For several years, lawyers and the Family Court were very present in my life.
I became a single mother over ten years ago when my house was raided by the police and my husband (now ex) went to jail for convictions relating to child abuse material offences. I had no idea about his activity online and was horrified at what he’d been involved with. My ex-husband was placed on the sex offenders register for life and although he could see our four kids, access was supervised due to a child protection order.
My ex-husband advised he wanted to halve all assets and have joint custody of the kids without any lawyers involved. Due to the child protection order, this would be difficult and impractical. I was very concerned about the situation and didn’t think joint custody was an appropriate arrangement to ensure adequate child protection. As communications had broken down and mediation was impossible, I sought legal advice to clarify options including custody.
I did not know where to start to find a lawyer and began the search online. All were expensive and it was difficult to understand if any financial assistance was available, which turned out not to be an option for me as I had income from working full time. In the end, I chose a family law firm close to my workplace for the convenience of fitting in appointments while trying to hold on to my job.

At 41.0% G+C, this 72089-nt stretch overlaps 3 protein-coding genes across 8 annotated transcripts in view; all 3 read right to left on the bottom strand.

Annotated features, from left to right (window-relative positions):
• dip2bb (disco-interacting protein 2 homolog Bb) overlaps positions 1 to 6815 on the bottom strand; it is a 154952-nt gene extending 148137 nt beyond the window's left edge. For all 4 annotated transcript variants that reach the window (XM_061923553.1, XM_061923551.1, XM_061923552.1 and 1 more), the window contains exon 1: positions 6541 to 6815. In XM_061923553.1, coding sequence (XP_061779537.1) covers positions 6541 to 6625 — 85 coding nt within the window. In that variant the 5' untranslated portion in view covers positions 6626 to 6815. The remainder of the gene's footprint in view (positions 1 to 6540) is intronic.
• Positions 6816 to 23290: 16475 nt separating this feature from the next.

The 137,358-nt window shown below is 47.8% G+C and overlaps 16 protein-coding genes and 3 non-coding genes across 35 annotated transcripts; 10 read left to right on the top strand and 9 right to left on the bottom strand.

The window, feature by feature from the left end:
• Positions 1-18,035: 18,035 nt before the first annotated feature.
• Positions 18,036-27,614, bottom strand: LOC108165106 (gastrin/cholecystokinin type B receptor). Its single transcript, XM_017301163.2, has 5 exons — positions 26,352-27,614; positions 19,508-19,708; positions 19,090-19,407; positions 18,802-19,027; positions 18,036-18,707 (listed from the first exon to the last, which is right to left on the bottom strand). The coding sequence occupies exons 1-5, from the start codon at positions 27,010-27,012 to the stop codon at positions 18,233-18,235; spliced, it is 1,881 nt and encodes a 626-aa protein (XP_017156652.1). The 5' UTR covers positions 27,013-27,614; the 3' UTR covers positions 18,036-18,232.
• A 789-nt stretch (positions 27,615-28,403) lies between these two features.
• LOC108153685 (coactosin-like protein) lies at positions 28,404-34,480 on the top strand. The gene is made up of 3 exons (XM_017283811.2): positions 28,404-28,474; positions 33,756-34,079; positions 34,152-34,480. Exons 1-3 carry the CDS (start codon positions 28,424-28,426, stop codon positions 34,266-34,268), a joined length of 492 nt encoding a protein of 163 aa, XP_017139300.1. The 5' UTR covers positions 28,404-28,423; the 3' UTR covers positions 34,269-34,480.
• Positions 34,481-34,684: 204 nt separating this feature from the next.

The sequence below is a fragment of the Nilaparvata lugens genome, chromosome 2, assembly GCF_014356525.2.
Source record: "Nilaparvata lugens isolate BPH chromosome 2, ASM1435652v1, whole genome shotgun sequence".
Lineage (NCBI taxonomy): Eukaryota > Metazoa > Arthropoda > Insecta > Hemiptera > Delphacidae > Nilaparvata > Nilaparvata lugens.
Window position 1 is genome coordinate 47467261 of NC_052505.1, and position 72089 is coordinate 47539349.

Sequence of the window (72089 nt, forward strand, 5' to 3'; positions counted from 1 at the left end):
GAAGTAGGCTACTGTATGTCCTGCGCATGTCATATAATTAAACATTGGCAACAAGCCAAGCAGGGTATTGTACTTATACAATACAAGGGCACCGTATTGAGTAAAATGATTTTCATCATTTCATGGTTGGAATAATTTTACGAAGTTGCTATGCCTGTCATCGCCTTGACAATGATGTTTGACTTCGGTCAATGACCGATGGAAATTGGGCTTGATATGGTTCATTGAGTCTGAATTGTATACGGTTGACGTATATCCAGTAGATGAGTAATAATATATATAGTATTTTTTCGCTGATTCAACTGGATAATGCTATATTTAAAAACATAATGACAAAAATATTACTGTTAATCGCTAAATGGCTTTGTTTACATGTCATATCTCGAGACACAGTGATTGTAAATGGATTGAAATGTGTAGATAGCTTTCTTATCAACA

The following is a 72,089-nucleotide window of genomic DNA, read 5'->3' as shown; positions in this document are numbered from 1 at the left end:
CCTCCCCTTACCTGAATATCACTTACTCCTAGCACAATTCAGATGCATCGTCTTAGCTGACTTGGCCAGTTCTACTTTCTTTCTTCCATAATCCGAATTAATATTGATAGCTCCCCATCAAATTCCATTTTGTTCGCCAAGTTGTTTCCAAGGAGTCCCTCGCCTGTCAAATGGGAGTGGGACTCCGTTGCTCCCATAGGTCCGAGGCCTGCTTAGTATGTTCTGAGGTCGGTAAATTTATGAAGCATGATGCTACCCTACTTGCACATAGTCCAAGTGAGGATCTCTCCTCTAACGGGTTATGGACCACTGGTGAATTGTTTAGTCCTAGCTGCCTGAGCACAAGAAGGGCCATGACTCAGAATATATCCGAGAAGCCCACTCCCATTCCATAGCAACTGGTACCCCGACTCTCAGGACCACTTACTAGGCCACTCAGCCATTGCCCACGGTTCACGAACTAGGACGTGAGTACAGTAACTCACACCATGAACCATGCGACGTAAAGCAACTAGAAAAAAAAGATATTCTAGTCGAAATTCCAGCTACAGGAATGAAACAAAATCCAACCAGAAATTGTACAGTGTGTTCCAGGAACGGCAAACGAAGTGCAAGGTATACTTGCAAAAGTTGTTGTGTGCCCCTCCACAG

After several appointments and correspondence between both parties, there seemed to be no progress, and time went by waiting for responses and further appointments.
The law firm changed ownership and restructured, and I was fortunate to then have an excellent lawyer who provided great support. Due to the stigma of being connected to someone convicted of child abuse material offences and feeling traumatised after the police raid, I found it difficult to even speak about what had happened without becoming emotional. Having to face the situation at each appointment or to complete paperwork was exhausting. It was extremely important to have a lawyer who was non-judgmental and able to guide decision making at a difficult time.
The lawyer was very upfront about letting me know that I might not succeed with an application for sole custody even with my ex-husband’s criminal record. However, I wanted to do everything I could to protect my kids. Even if I didn’t get sole custody, I would always be able to tell my kids that I tried. I was worried they would ask questions when they were older about why I had let them spend so much time with a sex offender. I felt the Family Court was the only avenue for making this decision and that I had no choice but to continue legal proceedings regardless of the expense.
The first session in the Family Court was overwhelming. Even when the lawyer explained everything, it’s hard to imagine until you are there. This session was to set a further hearing date and I hadn’t realised that other cases would also be in the room at the same time. It was an odd experience to hear the details of other cases and for them to hear ours. The Judge asked for a family psychological report to be prepared and listed the matter for a later date of around six months’ time.